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Handout #31
CS103A
Feb. 11, 2008
Robert Plummer
Proving "Real" Theorems
We have just spent weeks learning about firstorder logic and how to do both formal and informal
proofs in FOL.
For the most part, the proofs we have done pertained to formal logic, e.g., we
proved things about P, Q, R, etc.
We occasionally did a proof where we were interested in the
actual meaning of the premises and the conclusion.
Now, we turn our attention to mathematical proofs.
Our goal is to use the foundations that we
have laid in formal logic to help us derive solid proofs of meaningful statements.
We will begin
by doing “semiformal” proofs in this context where we provide detailed statement and reason
charts. We call such proofs semiformal because they will not be as rigorous (and capable of
mechanical checking) as the ones we did in Fitch.
But our semiformal proofs will leave out no
steps.
As we proceed, we will begin to work on the skills required to do informal proofs.
It takes
practice learning what is appropriate to leave out in an informal mathematical proof.
Why is Proof Important?
Most students are introduced to the concept of mathematical proof in highschool geometry.
There, students learn that you have to do a proof about geometric properties because:
1) Observation cannot prove because our eyes can deceive us.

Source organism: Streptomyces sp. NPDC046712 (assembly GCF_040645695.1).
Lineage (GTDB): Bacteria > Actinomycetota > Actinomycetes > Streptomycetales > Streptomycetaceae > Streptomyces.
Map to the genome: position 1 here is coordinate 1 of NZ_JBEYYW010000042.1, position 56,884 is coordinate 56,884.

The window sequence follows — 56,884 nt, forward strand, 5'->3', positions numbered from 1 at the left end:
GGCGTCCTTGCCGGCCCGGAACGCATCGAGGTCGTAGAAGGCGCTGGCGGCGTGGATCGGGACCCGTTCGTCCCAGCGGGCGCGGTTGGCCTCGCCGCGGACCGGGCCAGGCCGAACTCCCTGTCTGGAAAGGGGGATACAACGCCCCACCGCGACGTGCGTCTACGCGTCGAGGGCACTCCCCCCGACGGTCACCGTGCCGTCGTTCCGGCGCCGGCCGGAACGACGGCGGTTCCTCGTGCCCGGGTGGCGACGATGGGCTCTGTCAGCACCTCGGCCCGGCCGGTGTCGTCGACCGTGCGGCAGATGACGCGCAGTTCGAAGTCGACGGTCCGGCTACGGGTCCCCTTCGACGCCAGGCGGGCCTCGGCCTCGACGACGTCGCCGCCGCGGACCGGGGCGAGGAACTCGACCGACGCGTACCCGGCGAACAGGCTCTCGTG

For example, these
horizontal lines are the same length):
2) Measurement cannot prove because the certainty of the conclusion we arrive at is
dependent on the precision of the measuring instrument and care of the measurer.
3) Experiment cannot prove because the conclusions are only probable ones:
It is probable
that the dice are loaded if 10 successive 7's are thrown; it is even more probable if 20
successive 7's are thrown (
but
it's not certain).
This last example is especially relevant in computer science.
Thus far, you have validated the
correctness of the programs that you write by testing, i.e., by experimentation.
In most cases
however, it is impossible to test all relevant inputs.
So, you do enough testing to convince
yourself that the boundary cases and several cases in between are covered.
This is good enough
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This note was uploaded on 10/01/2011 for the course CS 103A taught by Professor Plummer,r during the Winter '07 term at Stanford.
 Winter '07
 Plummer,R
 Computer Science

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